Loblaw, other grocery CEOs grilled by MPs: Members of Parliament pressed top executives at Canada’s largest grocery retailers for answers about high food prices and growing corporate profits, expressing concerns about transparency amid a period of high inflation.
Canada Soccer gender equity issues to come to Parliament: Four members of the national women’s soccer team will testify today in Ottawa, where parliamentarians are holding hearings into allegations of unequal treatment between the national men’s and women’s squads by Canada Soccer.
Global markets were in a rare lull today ahead of U.S. jobs data tomorrow that could easily whip up more cross-asset storms. In testimony yesterday, U.S. Fed chair Jerome Powell stuck to his message of higher and potentially faster interest rate hikes, but emphasized that the decision would hinge on the strength of incoming data.
Overnight in Asia, MSCI’s broadest index of Asia-Pacific shares outside Japan has sagged 0.6 per cent, while Japan’s Nikkei rose 0.6 per cent.
In Europe, real estate and mining stocks led the decline, as the STOXX 600 index dropped 0.4 per cent. In early trading, Britain’s FTSE 100 was down 0.81 per cent, Germany’s DAX slid 0.46 per cent and France’s CAC 40 fell 0.6 per cent.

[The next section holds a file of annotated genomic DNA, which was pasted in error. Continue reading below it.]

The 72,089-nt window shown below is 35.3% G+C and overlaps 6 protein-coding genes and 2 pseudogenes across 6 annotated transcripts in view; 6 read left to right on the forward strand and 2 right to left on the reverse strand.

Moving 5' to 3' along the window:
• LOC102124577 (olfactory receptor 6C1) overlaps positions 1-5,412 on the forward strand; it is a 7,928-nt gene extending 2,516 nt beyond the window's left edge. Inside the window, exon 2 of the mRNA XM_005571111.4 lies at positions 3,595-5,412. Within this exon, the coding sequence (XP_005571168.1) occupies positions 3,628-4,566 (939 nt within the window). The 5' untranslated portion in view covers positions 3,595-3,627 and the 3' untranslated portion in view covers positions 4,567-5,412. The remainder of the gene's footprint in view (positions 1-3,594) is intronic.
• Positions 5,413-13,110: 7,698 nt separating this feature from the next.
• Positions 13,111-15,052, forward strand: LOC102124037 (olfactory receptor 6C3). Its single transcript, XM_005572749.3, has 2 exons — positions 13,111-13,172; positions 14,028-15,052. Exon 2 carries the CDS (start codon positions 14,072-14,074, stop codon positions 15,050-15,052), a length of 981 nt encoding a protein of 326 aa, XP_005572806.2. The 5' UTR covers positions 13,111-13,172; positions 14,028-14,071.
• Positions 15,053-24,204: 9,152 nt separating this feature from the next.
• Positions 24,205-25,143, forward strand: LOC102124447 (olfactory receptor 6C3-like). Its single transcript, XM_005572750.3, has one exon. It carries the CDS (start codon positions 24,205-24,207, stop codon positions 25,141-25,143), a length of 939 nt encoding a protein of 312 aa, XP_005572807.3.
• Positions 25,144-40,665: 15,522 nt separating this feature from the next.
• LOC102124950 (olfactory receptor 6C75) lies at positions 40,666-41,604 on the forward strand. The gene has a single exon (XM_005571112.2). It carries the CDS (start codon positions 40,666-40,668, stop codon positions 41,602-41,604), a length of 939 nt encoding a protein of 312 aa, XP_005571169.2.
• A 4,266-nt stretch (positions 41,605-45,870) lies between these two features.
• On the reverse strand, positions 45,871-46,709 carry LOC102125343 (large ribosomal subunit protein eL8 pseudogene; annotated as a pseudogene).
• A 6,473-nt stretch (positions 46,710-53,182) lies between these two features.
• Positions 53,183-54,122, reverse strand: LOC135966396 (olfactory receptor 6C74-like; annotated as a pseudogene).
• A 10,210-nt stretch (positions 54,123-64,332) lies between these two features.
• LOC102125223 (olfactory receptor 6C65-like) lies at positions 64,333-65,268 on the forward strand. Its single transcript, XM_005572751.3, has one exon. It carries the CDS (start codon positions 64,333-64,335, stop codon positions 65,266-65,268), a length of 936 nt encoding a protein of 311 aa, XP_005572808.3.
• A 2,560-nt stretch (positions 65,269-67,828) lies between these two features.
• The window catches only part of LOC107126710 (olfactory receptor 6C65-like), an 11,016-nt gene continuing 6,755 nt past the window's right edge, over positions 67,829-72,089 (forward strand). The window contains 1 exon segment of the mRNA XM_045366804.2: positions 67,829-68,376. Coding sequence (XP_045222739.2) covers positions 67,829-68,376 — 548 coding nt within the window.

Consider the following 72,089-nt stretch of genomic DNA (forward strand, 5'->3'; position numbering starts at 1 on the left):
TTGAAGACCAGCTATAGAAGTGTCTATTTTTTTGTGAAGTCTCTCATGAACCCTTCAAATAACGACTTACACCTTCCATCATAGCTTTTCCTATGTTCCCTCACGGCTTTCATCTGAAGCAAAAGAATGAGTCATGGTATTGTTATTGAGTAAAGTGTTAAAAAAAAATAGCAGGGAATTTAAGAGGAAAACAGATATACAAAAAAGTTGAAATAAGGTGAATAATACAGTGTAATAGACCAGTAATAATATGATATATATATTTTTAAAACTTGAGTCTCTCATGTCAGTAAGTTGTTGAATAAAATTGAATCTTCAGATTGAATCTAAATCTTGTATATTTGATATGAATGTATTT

The loonie traded at 72.44 U.S. cents.
What everyone’s talking about
Campbell Clark: “Imagine for a moment what would happen if Canada’s auto industry was sucked away into the United States. Tens of thousands of jobs and a big chunk of the $19-billion a year the sector contributes to Canada’s gross domestic product would slip away. How much would a Canadian government pay to stop that? That’s a question the current government in Ottawa seems to think it is facing.”
Editorial: “The Senate’s existence is guaranteed in the Constitution, so it’s not going anywhere. That makes it doubly insulting to Canadians that it is managed so poorly, and from the top down. Mr. Trudeau should do his job and fill vacant seats, and existing senators should make sure that they are sitting in theirs.”